Background: Cancer initiation and development are driven by key mutations in driver genes. Applying high-throughput sequencing technologies and bioinformatic analyses, The Cancer Genome Atlas (TCGA) project has identified panels of somatic mutations that contributed to the etiology of various cancers. However, there are few studies investigating the germline genetic variations in these significantly mutated genes (SMGs) and lung cancer susceptibility.
Patients and methods: We comprehensively evaluated 1655 tagged single nucleotide polymorphisms (SNPs) located in 127 SMGs identified by TCGA, and test their association with lung cancer risk in large-scale case-control study. Functional effect of the validated SNPs, gene mutation frequency and pathways were analyzed.
Results: We found 11 SNPs in 8 genes showed consistent association (P < 0.1) and 8 SNPs significantly associated with lung cancer risk (P < 0.05) in both discovery and validation phases. The most significant association was rs10412613 in PPP2R1A, with the minor G allele associated with a decreased risk of lung cancer [odds ratio = 0.91, 95% confidence interval (CI): 0.87-0.96, P = 2.3 × 10-4]. Cumulative analysis of risk score built as a weight sum of the 11 SNPs showed consistently elevated risk with increasing risk score (P for trend = 9.5 × 10-9). In stratified analyses, the association of PPP2R1A:rs10412613 and lung cancer risk appeared stronger among population of younger age at diagnosis and never smokers. The expression quantitative trait loci analysis indicated that rs10412613, rs10804682, rs635469 and rs6742399 genotypes significantly correlated with the expression of PPP2R1A, ATR, SETBP1 and ERBB4, respectively. From TCGA data, expression of the identified genes was significantly different in lung tumors compared with normal tissues, and the genes' highest mutation frequency was found in lung cancers. Integrative pathway analysis indicated the identified genes were mainly involved in AKT/NF-κB regulatory pathway suggesting the underlying biological processes.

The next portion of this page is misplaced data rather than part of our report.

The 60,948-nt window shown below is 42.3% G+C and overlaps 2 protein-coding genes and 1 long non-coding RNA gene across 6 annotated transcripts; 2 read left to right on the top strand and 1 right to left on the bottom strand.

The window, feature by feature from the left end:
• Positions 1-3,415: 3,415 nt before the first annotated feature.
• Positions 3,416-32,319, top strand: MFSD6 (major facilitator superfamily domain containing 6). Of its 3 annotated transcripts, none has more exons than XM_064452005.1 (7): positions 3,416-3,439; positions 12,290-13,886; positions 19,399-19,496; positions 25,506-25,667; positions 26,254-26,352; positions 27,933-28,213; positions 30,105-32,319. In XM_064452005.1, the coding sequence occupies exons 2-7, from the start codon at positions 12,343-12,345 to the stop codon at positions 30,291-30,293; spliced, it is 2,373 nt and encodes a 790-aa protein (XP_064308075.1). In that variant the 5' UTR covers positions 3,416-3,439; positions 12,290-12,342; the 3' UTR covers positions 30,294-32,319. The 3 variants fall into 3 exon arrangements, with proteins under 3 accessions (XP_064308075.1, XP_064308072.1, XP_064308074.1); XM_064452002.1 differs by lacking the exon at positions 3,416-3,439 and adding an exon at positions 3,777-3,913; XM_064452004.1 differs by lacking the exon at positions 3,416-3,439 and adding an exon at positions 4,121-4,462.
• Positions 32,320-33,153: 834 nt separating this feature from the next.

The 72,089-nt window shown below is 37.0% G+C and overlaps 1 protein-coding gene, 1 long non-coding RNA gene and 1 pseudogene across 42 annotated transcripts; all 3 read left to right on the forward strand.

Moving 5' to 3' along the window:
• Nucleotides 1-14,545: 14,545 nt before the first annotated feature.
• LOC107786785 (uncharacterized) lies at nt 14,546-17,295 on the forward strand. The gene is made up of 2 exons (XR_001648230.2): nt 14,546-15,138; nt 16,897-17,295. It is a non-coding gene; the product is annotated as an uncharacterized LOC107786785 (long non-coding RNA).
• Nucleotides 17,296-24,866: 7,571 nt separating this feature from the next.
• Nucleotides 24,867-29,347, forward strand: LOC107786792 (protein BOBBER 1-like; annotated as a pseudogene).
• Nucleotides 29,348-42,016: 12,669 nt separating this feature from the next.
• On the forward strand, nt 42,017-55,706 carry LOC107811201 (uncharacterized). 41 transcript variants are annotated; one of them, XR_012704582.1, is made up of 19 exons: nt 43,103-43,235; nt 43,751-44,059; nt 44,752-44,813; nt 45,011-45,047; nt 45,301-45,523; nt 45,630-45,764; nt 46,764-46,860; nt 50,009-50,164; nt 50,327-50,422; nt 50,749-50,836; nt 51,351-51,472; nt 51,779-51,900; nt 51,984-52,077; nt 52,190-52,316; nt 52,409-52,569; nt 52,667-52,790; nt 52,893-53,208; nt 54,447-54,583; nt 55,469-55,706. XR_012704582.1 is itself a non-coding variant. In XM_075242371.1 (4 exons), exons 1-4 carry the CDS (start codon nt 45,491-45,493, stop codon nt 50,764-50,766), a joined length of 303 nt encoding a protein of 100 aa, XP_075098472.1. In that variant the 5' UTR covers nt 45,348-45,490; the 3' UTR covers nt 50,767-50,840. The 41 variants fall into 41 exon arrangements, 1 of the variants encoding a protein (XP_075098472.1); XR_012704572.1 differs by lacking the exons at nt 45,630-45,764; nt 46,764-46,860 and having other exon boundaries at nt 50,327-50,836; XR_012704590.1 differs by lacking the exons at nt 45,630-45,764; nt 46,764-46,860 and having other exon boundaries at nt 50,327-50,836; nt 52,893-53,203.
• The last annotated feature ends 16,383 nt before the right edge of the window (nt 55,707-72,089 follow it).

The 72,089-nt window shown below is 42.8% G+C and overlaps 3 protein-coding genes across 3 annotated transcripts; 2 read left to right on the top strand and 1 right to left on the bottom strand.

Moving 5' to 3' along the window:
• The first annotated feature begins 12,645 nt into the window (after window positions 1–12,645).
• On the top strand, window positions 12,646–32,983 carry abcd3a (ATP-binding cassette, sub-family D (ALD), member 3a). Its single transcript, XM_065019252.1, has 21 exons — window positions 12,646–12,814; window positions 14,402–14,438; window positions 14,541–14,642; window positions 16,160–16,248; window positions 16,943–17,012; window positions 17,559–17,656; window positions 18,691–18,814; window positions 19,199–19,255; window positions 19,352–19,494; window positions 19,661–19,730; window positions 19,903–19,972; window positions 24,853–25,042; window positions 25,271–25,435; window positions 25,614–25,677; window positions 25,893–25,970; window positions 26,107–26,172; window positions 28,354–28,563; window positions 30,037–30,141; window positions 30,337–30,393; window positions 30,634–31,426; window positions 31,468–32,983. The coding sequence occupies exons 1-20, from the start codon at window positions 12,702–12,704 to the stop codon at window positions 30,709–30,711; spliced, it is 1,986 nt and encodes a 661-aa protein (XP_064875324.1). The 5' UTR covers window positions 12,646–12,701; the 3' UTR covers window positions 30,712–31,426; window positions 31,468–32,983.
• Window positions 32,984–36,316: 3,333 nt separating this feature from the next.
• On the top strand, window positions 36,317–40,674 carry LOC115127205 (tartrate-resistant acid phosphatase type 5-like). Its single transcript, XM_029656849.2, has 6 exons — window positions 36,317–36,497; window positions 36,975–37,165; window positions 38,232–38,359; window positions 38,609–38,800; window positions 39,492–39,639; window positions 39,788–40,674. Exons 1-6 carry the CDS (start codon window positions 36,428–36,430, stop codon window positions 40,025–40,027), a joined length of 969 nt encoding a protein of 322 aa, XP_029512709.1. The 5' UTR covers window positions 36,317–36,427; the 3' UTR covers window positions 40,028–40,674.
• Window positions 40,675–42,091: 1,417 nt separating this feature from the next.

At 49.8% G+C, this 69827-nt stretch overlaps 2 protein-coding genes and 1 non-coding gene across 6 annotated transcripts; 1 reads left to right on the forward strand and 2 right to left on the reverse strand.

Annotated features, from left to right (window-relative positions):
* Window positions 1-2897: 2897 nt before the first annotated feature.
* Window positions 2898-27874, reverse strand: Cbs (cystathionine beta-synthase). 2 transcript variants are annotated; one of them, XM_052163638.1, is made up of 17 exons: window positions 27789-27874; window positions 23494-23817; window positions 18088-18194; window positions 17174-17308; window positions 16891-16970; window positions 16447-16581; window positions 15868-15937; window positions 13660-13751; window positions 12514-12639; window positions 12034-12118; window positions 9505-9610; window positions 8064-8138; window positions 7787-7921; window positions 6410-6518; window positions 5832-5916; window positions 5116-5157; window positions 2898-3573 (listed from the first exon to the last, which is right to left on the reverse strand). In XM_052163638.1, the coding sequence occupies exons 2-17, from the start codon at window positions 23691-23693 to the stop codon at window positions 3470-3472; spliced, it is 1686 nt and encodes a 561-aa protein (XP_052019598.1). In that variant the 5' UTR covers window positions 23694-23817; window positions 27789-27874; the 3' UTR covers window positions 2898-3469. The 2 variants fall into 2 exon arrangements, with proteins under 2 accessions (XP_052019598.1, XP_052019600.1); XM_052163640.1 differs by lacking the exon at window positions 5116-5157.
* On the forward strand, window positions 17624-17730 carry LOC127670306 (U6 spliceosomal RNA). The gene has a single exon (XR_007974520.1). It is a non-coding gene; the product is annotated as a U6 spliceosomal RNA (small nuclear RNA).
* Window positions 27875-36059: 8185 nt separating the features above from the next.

Conclusion: This study revealed novel genetic variants in SMGs associated with lung cancer risk, which might contribute to elucidating the biological network involved in lung cancer development.
|Original language||English (US)|
|Number of pages||6|
|Journal||Annals of oncology : official journal of the European Society for Medical Oncology|
|State||Published - Jul 1 2017|
- lung cancer
- pathway analysis
- significantly mutated genes
ASJC Scopus subject areas